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Title Speech [manuscript]: delivered by Little Abraham, of the Mohawks, to the magistrates and committee of Schenectady and Albany, 20 May 1775
Author Abraham
Date
Document Type Manuscript
Description From the Newberry Library Catalogue: Speech by the Mohawk chief, Abraham, to Albany and Schenectady officials, made 20 May 1775 (shortly after Concord and Lexington), regarding reports that a large body of New Englanders planned to kidnap the tribe’s superintendent, Guy Johnson (son of Sir William Johnson) and extinguish their council fire. Abraham states that his tribe would remain neutral if left alone, but warns that hostile acts would provoke a response from the entire Iroquois confederacy.
Names Abraham (d. 1780); Johnson, Guy (1740-1788)
Places Albany, Schenectady, New York, United States
Keywords battle, war, armed forces, government relations, kidnap, hostility, Indian council, council fire, speech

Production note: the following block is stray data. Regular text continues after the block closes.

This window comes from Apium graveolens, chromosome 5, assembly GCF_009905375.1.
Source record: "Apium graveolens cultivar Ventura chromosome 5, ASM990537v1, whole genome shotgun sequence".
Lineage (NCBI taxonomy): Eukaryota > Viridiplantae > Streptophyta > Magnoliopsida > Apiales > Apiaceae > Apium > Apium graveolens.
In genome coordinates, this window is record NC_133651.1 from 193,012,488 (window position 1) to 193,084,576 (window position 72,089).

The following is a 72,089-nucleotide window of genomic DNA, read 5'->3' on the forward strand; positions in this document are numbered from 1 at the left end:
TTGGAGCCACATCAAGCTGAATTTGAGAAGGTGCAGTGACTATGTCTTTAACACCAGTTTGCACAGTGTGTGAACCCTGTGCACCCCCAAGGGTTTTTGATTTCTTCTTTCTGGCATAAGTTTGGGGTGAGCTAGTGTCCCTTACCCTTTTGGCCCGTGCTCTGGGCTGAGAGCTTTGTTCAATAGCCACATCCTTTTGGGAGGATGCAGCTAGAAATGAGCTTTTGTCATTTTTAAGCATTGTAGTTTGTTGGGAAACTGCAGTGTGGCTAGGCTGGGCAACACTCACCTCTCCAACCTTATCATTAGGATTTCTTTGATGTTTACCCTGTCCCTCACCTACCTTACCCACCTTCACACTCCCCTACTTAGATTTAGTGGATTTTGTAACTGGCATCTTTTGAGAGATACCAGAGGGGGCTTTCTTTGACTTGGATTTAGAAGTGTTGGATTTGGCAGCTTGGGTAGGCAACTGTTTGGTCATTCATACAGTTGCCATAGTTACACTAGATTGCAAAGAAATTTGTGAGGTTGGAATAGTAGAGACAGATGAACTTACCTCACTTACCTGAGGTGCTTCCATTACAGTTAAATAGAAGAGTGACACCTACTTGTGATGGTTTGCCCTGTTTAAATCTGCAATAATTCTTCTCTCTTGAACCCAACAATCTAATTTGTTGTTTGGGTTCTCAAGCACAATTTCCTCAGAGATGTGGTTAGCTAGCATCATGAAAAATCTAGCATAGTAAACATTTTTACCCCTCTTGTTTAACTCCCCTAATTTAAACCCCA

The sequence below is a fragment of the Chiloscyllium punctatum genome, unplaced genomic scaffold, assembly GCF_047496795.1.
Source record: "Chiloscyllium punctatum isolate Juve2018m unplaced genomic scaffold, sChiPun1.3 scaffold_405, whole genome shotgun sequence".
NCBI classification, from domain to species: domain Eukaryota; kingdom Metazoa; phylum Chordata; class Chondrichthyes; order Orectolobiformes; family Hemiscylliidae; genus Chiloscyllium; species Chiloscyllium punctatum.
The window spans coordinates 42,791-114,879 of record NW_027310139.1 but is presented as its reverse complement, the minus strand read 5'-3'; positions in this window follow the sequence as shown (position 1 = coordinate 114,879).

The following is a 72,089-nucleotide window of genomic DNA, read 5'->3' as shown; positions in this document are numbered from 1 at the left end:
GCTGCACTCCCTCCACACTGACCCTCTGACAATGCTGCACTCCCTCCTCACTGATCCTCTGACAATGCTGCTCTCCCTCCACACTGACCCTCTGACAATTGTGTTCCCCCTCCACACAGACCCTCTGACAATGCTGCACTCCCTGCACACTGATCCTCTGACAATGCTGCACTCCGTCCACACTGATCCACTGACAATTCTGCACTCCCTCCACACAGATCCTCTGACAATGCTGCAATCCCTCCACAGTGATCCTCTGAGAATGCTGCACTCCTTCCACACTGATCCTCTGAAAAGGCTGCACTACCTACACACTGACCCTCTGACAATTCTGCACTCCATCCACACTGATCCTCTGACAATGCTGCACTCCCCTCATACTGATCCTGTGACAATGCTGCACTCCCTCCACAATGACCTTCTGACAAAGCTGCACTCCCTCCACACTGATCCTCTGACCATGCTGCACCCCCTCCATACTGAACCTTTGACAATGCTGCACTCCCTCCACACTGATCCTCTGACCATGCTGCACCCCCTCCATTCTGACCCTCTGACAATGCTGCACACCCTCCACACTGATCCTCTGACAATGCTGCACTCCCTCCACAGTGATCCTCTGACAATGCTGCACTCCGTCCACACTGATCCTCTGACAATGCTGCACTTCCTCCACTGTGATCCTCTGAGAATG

Theme American Indians and the European Powers; Military Encounters: Conflicts, Rebellions and Alliances
Tribe / Nation
Culture Area Northeast
Additional Information

FULL TITLE: A speech of the Mohawks to the majestrates and committee of the town of Schenectady and major corporation and committee of the city of Albany &c [manuscript] / delivered by Little Abraham, 20 May 1775.

Prominent Mohawk Chief, gifted orator, and father of Indian superintendent Sir William Johnson’s first Indian wife. Also known as Little Abraham. During the Revolution, Abraham was initially disposed toward neutrality, but his close relationship with the Johnson family was one factor that led him to support the British cause.

Library The Newberry Library
Copyright The Newberry Library
Collection The Edward E. Ayer Collection
Reference VAULT box Ayer MS 6
Catalogue Link The Newberry Library Catalogue